Gabriela Mistral, a Chilean poet, professor and diplomat, became the first Spanish American writer to win the Nobel Prize in literature, in 1945. In verses of desperation and tenderness, she writes the kitchen, the tang of blood, the cold of river water on bare skin in the morning, the small sounds of desert creatures born at night:
feeling two breaths
where nothing was warm,
groping in burrows
for things transformed.
In 1931, she taught at Middlebury College, and Eagle readers could have met her with a quick trip to Vermont.
This week, we can meet her poetry.
On Tuesday night, Holly Brown, a professor of Spanish Language and Literature at Bard College at Simon's Rock, will lead a conversation with her students on "Cuatro mujeres, cuatro géneros," to bring together four Latin American women writers.
Brown is researching three women writing in 15th-century Castile and Aragon -- Spain did not exist then as it does today. And few women who lived then could write what they saw and thought, let alone preserve what they write to this day. Women then had to fight to learn to read and write at all, she said, and they did not speak the dominent language of educated people, which then was Latin.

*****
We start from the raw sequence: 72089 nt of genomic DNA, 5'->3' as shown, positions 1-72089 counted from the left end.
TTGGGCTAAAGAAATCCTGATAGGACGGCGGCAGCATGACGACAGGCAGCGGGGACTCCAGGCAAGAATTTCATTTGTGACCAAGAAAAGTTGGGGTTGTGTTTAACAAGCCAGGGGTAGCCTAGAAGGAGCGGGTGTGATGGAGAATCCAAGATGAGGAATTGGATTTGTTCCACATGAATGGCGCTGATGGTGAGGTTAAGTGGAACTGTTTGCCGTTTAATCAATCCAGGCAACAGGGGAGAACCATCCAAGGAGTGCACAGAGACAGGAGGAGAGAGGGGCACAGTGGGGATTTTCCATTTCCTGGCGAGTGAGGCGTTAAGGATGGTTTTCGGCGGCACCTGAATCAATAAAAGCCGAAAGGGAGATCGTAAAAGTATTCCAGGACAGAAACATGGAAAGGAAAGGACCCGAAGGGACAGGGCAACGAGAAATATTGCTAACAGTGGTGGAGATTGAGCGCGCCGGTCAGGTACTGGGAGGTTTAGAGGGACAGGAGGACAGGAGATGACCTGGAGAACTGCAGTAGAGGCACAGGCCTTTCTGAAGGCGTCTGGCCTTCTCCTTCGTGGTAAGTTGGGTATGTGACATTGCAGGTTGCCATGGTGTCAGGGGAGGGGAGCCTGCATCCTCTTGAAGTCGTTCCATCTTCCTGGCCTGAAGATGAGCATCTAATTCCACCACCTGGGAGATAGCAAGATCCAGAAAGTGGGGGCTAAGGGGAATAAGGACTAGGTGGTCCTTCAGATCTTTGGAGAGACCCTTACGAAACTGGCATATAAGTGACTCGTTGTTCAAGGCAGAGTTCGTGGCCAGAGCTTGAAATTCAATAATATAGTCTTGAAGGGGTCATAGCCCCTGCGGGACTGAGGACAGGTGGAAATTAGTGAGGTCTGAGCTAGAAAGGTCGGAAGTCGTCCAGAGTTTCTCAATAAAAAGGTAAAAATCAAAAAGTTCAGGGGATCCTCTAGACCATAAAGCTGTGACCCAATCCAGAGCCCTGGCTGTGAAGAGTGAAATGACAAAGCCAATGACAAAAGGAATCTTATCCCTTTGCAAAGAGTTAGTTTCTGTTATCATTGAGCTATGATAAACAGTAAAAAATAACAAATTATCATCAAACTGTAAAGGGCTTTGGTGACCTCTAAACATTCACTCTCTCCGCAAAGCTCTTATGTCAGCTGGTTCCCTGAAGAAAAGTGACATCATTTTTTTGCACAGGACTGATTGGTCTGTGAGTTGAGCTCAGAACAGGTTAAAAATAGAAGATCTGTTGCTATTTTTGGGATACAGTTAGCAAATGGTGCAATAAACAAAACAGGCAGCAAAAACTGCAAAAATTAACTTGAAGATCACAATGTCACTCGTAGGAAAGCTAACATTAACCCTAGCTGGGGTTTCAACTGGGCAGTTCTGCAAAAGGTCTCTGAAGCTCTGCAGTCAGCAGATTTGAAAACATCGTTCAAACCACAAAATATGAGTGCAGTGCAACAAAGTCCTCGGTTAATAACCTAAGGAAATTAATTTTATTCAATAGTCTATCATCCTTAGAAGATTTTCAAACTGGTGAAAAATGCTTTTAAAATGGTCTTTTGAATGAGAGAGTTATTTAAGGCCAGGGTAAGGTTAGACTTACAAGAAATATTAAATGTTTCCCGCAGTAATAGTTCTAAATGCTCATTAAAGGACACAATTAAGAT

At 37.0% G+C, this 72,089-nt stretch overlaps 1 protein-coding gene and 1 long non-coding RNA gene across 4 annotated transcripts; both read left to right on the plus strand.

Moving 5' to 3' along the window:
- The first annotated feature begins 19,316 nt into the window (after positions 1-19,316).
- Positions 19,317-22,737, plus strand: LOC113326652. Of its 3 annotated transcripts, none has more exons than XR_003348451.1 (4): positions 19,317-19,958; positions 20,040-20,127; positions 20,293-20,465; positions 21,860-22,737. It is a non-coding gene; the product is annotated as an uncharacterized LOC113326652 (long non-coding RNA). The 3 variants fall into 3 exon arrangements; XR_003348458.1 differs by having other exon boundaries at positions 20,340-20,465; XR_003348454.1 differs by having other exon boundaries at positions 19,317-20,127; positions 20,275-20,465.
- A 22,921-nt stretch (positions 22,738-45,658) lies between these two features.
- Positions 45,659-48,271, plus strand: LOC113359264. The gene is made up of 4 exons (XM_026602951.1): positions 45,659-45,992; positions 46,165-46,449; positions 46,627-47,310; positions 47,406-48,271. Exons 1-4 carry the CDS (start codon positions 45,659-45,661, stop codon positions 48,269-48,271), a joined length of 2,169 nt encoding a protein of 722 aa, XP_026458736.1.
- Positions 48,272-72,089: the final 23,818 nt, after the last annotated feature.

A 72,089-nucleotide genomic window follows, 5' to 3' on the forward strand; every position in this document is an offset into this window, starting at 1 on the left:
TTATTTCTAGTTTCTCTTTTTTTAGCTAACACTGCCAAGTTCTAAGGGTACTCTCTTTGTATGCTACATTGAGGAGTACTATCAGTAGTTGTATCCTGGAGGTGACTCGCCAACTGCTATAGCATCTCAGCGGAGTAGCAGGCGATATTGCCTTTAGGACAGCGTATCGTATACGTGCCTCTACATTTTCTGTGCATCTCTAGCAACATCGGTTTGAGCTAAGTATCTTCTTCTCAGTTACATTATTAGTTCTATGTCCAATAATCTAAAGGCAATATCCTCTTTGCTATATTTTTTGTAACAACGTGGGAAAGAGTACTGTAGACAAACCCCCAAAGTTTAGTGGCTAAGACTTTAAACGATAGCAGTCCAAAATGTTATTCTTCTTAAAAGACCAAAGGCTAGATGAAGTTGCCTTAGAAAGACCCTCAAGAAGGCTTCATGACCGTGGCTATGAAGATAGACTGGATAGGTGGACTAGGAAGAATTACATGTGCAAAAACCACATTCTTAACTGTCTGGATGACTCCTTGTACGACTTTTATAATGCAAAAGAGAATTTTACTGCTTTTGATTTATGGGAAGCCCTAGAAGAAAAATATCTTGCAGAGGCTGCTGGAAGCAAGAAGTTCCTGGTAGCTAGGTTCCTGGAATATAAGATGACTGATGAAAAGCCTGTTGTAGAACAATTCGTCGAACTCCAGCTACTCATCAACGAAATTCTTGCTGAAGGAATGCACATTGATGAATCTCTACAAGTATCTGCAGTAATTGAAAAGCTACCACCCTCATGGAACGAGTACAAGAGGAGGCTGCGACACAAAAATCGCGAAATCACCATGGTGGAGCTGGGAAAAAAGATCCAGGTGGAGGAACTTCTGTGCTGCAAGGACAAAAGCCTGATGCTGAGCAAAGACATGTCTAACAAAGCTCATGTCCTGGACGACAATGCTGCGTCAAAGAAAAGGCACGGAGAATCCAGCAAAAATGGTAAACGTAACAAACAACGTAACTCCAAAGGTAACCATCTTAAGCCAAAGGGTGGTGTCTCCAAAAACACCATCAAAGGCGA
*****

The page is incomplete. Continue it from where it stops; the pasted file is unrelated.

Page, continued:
Brown finds this kind of courage among Latin American women writers today.
In "Don Quixote," the 15th-century hero observes a woman who defends her right to live alone, and he champions her. But today, still, a Latin American woman who stands alone may win global honor and disappear.
So Brown and her students have set out to find them.
Maria Teresa Solari, a contemporary writer and professor in Bolivia and the director of Eco Feminino, a literary journal, set her "Death and Transfiguration of a teacher," a fiercely comic story, in a poetry class.
Clarice Lispector, a Brazilian Jewish novelist, journalist and essayist smoking a cigarette in a chanel suit, blends clear imagery and philosophy.
Frida Kahlo paints herself in vivid color to blot out physical pain.
Imagine them all talking together.